while it is also “endemic” in the police. There are high corruption risks in tax and customs administration. Land administration in Russia-proper is somewhat better, but in occupied and annexed Crimea corruptive land grabs are on the way. FH notes that “official anticorruption activity was nothing more than a tool of political struggle within the political and economic establishment.”
In spite of a (minimal) improvement of its score lately (mainly due to better education and better access to it), respect of human rights in Russia is at a low level, among the worst of all European countries. Human Rights Watch wrote at the end of 2017 that Russia was more repressive than ever in the post-Soviet era. In the way it mistreats political opposition, CSO-based critics, or undesirable worldviews or ways of life, Russia is seen by many already as a role model for a number of illiberal, anti-individualistic, authoritarian regimes or political movements across and beyond Europe. Freedom of thought and expression is limited to a small number of online portals that are not banned or censored. Even in academia, research or approach which contradicts the government-imposed norms of
patriotism or morality can be subject to censorship and/or prosecution. Freedom of association is especially curtailed by no less than 11 laws that directly and additional 35 that indirectly limit various aspects of NGOs` work (financing, advocacy, public gathering, publishing, etc.) while the definitions of key terms are either missing or are too flexible, thus allowing authorities to endlessly discriminate. In spite of that, civil society in Russia proved as stubborn and remained an important societal factor. Public gathering is restricted, while occasional mass protests over various issues (e.g. corruption, or pension reform) are followed by mass arrests and fines. The Russian Orthodox Church (and - to a degree - also other “traditional” religious communities) enjoy privileges, to the point of endangering the secular character of the state, while small or new cults are subject to prosecution of imagined (or sometimes real) extremism. While the authorities try to push back racism, anti-immigrant violence and discrimination of non-Slav ethnic groups by ultra-right wingers in mainland Russia, discrimination of ethnic Tatars and Ukrainians in the Russia-occupied and annexed Crimea continues. Moreover, during the world football championships in June-July 2018, state officials used racist and xenophobic argumentation to discourage young Russians of establishing close contacts with foreign visitors. Public display of belonging to sexual minorities is de facto outlawed in Russia. In Chechnya, an autonomous republic within the RF, authorities went even further between spring and autumn 2017, summoning and torturing hundreds of LGBT people in an attempt to black-list as many as possible. Freedom House noted that at least 31 persons were thereby killed.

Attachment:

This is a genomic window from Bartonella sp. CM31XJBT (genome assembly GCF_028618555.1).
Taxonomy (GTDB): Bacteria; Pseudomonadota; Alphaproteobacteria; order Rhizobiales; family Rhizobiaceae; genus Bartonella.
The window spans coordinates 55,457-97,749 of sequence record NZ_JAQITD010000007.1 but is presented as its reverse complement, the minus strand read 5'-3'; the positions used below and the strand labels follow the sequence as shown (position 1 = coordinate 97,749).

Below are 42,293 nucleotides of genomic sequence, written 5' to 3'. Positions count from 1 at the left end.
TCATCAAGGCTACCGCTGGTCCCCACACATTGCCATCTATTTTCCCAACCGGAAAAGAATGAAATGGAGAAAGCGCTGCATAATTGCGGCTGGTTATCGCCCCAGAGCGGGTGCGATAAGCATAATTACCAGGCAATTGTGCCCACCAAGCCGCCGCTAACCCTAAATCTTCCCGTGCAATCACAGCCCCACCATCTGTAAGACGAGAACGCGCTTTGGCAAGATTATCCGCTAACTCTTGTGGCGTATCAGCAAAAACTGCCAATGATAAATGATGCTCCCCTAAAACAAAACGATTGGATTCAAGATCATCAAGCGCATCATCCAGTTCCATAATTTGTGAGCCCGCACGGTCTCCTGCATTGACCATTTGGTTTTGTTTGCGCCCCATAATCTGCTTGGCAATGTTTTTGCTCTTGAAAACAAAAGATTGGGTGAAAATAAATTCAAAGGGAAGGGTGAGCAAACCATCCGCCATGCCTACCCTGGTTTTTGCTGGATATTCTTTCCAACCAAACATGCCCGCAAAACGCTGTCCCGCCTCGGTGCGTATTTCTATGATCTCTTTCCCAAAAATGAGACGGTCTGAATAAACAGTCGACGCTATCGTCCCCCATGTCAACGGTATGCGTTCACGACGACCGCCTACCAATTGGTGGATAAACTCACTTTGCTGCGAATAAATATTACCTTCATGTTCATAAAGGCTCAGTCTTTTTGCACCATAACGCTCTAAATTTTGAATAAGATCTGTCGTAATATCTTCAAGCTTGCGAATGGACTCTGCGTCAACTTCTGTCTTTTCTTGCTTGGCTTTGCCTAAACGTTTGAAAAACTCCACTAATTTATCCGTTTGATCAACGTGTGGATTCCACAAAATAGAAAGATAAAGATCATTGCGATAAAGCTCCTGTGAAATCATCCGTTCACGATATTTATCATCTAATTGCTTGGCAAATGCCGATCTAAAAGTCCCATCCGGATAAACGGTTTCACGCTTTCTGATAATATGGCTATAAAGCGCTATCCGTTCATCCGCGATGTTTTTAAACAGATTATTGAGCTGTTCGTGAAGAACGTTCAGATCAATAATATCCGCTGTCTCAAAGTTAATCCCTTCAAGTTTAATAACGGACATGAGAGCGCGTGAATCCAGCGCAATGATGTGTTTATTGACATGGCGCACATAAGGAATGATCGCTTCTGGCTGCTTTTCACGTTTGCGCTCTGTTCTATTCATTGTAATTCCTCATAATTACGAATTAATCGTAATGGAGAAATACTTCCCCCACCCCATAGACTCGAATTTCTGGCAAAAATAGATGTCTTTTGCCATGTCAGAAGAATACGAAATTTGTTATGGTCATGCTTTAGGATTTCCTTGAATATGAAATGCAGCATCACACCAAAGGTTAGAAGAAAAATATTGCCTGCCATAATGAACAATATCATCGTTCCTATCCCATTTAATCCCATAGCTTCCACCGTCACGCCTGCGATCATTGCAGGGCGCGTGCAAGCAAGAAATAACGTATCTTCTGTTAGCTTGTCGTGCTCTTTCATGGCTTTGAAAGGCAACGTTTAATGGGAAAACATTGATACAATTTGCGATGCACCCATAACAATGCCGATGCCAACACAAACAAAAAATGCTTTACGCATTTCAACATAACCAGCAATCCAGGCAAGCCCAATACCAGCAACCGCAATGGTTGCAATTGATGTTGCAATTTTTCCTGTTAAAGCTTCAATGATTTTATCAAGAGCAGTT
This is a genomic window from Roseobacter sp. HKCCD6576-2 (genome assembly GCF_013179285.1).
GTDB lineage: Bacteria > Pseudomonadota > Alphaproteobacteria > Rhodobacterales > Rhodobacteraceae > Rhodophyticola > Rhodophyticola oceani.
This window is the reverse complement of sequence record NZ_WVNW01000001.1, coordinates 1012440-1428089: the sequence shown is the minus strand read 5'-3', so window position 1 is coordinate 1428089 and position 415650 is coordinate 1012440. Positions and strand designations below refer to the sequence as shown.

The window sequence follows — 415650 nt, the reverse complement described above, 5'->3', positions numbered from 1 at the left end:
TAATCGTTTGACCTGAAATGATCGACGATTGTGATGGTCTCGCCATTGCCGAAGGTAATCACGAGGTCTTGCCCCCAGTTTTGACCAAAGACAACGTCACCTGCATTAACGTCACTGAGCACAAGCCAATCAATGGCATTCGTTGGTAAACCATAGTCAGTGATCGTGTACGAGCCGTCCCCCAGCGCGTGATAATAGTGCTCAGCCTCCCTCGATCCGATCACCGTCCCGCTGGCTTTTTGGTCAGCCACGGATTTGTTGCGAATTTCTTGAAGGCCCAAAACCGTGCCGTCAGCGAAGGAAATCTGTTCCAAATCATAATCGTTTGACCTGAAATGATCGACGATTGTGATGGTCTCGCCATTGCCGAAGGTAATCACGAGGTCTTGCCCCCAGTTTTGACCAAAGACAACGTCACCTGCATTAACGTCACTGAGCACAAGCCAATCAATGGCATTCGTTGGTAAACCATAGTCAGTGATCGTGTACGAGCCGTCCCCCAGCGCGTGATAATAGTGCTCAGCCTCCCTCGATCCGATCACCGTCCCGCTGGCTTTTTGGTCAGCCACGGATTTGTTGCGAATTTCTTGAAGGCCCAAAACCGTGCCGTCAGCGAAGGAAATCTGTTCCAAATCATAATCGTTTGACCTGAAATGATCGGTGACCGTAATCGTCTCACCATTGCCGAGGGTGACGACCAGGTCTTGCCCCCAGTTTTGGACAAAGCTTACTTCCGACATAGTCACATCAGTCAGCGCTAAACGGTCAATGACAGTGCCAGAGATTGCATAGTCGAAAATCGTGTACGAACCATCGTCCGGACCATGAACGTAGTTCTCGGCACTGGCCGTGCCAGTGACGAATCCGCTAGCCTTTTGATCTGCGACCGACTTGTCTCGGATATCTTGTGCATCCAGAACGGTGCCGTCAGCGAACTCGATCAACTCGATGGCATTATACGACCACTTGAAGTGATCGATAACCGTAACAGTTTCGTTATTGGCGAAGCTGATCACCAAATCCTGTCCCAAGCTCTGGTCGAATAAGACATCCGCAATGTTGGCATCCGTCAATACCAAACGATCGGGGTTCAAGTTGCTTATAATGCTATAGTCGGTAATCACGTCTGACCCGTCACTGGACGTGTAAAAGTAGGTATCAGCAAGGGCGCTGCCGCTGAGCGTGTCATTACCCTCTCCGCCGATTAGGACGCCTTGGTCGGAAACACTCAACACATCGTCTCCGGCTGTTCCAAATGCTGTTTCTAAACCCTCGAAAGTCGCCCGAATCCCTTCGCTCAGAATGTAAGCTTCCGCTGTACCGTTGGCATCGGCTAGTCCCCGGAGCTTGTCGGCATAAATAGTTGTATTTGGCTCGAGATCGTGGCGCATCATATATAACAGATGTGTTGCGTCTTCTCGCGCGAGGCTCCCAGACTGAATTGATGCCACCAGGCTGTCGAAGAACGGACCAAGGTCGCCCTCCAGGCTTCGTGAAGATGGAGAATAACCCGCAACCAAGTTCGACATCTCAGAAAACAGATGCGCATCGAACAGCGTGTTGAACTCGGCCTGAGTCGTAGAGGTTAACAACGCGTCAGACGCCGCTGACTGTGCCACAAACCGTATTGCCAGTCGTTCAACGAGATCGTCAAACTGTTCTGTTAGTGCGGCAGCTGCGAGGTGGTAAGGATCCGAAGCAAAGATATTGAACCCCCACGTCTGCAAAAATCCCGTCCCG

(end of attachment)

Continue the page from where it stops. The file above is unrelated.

Private property in the Russian Federation is not well secured. Improper government influence and corruption in the judiciary are perceived as high, while vested interest groups connected to political factors can also exercise strong influence over the judiciary. Judiciary is strongly biased in favour of state entities, either state administration or SOEs. Court decisions in similar cases can substantially differ, giving advantage to the party with political connections, leading to unpredictability of verdicts. There are strong claims that authorities often transform civil cases into criminal cases, in order to substantially increase potential penalties, while unfounded lawsuits or arbitrary enforcement are still present. Private property could be seized by the state, while the offered
level of compensation is below expectations; this can also be done indirectly, through pressuring a company to sell its assets at sub-market price and using questionable legal proceedings. On the other hand, legal enforcement of contracts seems efficient, incurring low costs as compared to the value of the claim and is settled within a calendar year. There are specialized commercial courts, but they are often overburdened with small and simple cases. Adjournment procedures are not put in place, and courts do not use automated processes. Insolvency processes are long, lasting two years on average, and are mostly terminated via piecemeal sale, contributing to a relatively low recovery rate of slightly above 40%. The July 2017 amendments to these rules expanded the list of persons who might be held liable for debts of the bankrupt company. Registering property is not lengthy, involving few procedures and incurring low costs. However, outside major cities not all land is registered in the cadaster or mapped. Foreign ownership of land in border or other sensitive areas is restricted, while in the case of agricultural land foreign ownership is outright banned, but foreign entities (natural persons and legal entities with more than 50% of foreign ownership) could lease land for up to 49 years. Government approval through Strategic Investment Commission is necessary for investing in 45 specific areas and industries that are considered as having strategic importance; July 2017 amendments tightened control over transactions of companies registered in off-shore jurisdictions.
Public expenditures in Russia are moderate in international comparison, reaching 35% of GDP in 2017. After the prolonged recession in 2015-2016, due to the fall in oil prices (energy makes two thirds of Russian exports), Russian economy started to expand again in 2017, due to rising oil prices and domestic demand. Non-oil exports are also strongly growing, year and again, supported by the significant ruble depreciation. But the growth remains weak, well below 2% and fragile to international developments. The budget deficit was cut in half, from 3.6% to 1.5% in 2017. Public debt remains low by international comparisons, standing at 17% of GDP, providing substantial fiscal space if necessary. Inflation was put under control and reduced to 2.5%, which is a substantial positive achievement